by Bobby Sze Chun Ng
I must speak of this broadly because writing is essentially everywhere. Whether you are creating art, protesting on the streets with signs, reading a book, or telling a stranger about your radical thoughts on contemporary politics, the structure of writing is what makes it possible. In fact, our thoughts are often, but never in the absolute sense, controlled and limited by writing. We think only in writing. In this way, all writings are inherently political because we privilege what we write over what we do not write.
Writing is thus, the perfect crime. The moment I write a specific thought, I exclude all the others that I choose not to write. When I choose the left, I exclude the right. When I privilege presence, I exclude absence. And what makes all this even more paradoxical is that the word “absence” is the presence of the sense of absence. Therefore, absence is not absent. The word “absence” is inadequate in representing itself through writing.
However internally contradicting it may appear, this form of selective writing which has dominated human thought is finished. Through Jacques Derrida’s deconstruction, the left is possible because it is constituted by the difference of what it isn’t, which is that of the right. In the same way, presence is only possible because of absence. Derrida shows us that what establishes a privileged writing, idea or thought as such, is only possible through the opposite order of what we do not privilege. We see this in all “binary oppositions”: presence/absence, speech/writing, man/woman, left/right, masculine/feminine, humanity/animality, society/nature, etc.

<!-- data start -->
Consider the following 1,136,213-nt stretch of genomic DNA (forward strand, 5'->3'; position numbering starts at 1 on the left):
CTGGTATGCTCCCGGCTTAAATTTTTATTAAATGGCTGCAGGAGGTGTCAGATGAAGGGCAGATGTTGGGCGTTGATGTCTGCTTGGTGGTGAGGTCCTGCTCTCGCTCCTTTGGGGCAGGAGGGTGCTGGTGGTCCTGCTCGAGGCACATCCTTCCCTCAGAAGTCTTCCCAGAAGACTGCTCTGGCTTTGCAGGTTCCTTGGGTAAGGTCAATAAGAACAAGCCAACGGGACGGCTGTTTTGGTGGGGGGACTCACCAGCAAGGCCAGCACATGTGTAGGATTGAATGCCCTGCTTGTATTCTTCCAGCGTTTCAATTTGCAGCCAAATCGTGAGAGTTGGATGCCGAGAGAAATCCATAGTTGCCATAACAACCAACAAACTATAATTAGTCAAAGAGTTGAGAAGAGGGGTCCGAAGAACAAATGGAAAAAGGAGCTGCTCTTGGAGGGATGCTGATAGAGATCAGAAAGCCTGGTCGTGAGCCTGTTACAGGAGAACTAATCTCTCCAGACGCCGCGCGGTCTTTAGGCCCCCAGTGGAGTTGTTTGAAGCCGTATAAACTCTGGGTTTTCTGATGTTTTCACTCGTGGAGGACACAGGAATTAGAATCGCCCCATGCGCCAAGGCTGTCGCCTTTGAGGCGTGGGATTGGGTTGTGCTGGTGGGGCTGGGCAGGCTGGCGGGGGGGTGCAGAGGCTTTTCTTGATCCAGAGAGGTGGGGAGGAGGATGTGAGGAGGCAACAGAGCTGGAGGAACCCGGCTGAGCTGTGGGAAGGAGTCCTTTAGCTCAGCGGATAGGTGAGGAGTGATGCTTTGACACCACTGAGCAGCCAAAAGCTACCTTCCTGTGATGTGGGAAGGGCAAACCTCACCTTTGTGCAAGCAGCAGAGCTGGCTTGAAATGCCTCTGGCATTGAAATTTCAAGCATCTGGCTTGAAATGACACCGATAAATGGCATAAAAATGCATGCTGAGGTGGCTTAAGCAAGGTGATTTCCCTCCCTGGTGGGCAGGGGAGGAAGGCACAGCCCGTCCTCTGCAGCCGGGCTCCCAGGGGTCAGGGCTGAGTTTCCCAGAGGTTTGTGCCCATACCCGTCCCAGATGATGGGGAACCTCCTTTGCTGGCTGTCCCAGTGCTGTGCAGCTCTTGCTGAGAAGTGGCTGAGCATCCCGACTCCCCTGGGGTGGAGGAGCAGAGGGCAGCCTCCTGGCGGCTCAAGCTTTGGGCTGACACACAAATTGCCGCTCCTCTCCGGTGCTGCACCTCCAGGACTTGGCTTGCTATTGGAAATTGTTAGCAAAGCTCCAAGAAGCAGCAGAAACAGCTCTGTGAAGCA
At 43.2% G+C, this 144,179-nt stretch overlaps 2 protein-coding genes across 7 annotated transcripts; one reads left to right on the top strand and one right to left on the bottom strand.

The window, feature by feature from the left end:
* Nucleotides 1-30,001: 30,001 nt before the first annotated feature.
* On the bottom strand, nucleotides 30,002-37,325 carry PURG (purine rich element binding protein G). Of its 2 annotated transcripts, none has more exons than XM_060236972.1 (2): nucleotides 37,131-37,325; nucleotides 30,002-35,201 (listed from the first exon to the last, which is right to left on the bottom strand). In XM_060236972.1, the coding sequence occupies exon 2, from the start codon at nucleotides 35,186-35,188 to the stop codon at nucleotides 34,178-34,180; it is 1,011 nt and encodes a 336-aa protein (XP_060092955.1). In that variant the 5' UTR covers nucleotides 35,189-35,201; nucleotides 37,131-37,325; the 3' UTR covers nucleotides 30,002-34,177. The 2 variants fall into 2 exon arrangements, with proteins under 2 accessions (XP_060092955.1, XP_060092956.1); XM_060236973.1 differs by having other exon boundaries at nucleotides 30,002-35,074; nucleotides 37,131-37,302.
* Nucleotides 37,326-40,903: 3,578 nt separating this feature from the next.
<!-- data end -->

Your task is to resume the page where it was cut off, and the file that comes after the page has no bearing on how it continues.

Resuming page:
When people ask my thoughts about contemporary politics on gender, equality, or war, etc., I tell them that unless I am trying to show how we privilege one thought over the other (which makes me a critic for the better), I would have nothing to say. Writing is the violence which has imposed upon us without ever announcing itself. And when we knowingly transgress this writing by proclaiming and selecting a certain idea, we cannot avoid excluding something else. Thus, I do not proclaim. I am writing everything other than what I am writing here. I do not stand on the right or the left. I am neither present or absent, a feminist or anti-feminist. And if society is the privileged home for humanity, then I must also be the homeless animal.
In 1967, when Derrida infamously called for “the end of the book” in his magnum opus Of Grammatology, he actually meant “the end of writing”. Behind the appearance of writing, we witness how its privileged presence is only possible due to its difference to speech. Therefore, perhaps the reason why my writing eludes even me—the author of this article—is because you are imagining the presence of my speech as you read it. But my writing does not speak, it is silent.